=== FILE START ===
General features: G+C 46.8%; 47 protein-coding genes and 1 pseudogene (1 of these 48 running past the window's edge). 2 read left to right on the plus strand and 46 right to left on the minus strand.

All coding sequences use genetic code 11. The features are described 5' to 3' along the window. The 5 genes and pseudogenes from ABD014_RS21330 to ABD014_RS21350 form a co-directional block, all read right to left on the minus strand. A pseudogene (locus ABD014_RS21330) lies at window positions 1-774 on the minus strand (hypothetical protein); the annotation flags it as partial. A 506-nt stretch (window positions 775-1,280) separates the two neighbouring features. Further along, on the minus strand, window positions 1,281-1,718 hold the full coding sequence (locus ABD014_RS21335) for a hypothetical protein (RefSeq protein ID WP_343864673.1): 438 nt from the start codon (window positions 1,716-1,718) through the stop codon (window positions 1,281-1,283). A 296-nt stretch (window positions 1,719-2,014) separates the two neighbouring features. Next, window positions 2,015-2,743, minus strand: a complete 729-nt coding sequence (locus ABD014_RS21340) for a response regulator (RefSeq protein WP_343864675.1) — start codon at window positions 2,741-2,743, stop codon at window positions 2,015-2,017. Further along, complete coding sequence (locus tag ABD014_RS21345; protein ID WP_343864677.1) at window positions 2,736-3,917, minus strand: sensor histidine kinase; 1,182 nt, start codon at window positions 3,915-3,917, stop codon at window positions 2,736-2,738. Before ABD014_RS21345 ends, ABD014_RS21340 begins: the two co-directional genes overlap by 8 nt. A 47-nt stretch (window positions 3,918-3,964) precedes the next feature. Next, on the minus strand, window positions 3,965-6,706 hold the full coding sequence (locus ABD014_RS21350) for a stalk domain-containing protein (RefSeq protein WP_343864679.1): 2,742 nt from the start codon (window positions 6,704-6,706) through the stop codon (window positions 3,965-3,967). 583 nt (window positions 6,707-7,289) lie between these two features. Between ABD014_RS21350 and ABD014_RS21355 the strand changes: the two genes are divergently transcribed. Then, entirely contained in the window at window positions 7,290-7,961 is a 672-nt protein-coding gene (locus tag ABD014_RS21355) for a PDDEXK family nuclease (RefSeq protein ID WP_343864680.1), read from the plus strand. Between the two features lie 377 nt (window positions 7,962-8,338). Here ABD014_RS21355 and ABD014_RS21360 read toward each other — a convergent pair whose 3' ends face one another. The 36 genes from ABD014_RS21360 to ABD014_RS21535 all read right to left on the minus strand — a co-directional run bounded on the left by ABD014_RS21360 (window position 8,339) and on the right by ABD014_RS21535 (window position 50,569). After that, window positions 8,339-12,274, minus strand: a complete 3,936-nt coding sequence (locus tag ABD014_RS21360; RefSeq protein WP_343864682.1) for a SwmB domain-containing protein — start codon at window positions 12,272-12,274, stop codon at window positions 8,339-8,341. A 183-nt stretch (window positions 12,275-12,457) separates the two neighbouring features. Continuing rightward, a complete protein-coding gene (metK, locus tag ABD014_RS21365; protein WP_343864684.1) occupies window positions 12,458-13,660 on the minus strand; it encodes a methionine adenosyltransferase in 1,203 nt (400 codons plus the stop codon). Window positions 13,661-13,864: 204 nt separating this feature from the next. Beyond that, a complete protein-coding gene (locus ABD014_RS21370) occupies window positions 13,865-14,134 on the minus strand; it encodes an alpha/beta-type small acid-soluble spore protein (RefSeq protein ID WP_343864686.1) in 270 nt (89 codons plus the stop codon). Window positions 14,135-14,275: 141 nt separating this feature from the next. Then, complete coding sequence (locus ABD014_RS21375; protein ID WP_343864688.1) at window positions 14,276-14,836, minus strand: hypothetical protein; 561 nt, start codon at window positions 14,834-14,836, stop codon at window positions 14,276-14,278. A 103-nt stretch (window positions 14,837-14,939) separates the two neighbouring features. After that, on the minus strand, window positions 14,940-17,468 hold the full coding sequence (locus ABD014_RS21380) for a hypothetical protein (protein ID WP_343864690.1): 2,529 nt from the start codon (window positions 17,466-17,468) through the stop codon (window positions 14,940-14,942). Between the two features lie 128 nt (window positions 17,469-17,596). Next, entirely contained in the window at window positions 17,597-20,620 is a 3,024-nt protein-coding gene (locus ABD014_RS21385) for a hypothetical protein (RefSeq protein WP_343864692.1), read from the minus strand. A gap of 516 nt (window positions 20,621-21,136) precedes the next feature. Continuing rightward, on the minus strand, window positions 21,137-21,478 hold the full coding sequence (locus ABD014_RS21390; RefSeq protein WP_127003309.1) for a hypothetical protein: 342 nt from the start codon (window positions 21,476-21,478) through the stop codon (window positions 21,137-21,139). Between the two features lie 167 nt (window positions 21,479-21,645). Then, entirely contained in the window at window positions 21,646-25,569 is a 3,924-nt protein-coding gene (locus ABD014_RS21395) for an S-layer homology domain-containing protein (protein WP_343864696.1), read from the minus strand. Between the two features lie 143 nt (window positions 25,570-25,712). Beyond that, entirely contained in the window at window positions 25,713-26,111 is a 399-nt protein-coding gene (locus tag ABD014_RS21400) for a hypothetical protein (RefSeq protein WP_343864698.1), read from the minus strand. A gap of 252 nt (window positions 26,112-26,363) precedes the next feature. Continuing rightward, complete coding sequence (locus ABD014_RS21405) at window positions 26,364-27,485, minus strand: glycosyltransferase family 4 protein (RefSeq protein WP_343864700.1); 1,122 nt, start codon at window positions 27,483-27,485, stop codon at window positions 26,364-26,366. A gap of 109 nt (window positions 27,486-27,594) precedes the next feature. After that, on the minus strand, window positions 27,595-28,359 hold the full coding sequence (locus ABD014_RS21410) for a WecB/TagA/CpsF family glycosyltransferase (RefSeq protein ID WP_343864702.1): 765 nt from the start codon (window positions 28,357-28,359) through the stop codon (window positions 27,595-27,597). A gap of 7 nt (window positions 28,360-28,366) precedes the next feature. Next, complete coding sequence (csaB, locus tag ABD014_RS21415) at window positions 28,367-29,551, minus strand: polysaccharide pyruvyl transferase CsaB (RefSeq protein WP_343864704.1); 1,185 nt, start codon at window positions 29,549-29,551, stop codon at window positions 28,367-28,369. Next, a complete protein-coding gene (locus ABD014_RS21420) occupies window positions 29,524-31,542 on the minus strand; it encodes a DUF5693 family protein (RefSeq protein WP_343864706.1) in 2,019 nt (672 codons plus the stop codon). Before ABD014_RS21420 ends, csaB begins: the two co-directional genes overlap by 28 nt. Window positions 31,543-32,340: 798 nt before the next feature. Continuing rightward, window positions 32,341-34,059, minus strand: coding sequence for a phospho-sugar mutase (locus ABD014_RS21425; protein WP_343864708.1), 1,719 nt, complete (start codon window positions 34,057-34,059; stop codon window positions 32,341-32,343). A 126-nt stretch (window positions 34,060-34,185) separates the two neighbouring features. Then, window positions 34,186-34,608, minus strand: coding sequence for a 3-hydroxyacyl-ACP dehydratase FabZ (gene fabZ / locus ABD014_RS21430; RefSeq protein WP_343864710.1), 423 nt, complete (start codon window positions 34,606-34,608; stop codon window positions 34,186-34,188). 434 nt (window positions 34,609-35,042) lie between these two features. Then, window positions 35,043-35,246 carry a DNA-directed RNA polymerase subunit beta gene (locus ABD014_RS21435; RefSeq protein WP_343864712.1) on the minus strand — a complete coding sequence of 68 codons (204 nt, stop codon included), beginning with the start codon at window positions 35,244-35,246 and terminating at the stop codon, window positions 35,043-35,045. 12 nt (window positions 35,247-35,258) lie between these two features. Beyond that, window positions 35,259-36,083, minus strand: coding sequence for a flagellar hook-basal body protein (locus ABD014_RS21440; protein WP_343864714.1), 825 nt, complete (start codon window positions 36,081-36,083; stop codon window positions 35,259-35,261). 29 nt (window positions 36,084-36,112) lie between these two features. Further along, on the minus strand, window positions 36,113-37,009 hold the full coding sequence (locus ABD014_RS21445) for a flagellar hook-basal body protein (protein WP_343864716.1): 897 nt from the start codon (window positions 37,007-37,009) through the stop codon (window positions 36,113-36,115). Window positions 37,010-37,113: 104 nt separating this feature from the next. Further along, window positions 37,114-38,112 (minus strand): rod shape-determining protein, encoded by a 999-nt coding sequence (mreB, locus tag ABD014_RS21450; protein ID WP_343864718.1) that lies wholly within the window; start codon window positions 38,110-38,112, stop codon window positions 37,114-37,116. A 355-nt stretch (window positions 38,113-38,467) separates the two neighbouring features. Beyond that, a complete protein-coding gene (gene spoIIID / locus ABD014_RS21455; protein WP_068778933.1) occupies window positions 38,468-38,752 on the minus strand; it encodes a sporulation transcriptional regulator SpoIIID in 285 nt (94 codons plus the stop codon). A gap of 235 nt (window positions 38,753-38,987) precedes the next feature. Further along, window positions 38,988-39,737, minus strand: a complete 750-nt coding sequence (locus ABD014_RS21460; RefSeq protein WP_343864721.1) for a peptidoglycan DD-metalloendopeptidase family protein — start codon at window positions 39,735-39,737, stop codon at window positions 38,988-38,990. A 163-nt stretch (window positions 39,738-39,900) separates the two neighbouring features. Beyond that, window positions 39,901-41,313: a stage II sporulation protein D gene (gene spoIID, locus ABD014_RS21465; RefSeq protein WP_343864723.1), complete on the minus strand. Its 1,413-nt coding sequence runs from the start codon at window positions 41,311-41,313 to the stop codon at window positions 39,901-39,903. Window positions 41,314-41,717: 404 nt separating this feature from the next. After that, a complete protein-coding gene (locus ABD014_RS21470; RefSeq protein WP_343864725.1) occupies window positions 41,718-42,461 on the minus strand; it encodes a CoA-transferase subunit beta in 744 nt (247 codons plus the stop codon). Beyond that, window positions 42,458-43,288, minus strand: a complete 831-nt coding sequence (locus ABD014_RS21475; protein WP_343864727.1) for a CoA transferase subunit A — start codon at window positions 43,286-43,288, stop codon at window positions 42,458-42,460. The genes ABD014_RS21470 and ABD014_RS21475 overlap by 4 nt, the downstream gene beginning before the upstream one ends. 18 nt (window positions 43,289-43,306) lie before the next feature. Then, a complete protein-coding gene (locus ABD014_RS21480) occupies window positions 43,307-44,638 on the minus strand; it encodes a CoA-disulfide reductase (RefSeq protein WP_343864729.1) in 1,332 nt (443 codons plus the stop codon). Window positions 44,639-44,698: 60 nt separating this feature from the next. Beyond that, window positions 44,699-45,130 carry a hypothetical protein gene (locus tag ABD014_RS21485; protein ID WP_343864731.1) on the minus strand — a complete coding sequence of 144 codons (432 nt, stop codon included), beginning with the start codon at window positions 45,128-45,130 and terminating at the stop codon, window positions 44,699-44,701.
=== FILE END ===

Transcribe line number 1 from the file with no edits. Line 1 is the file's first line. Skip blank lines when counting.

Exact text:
General features: G+C 46.8%; 47 protein-coding genes and 1 pseudogene (1 of these 48 running past the window's edge). 2 read left to right on the plus strand and 46 right to left on the minus strand.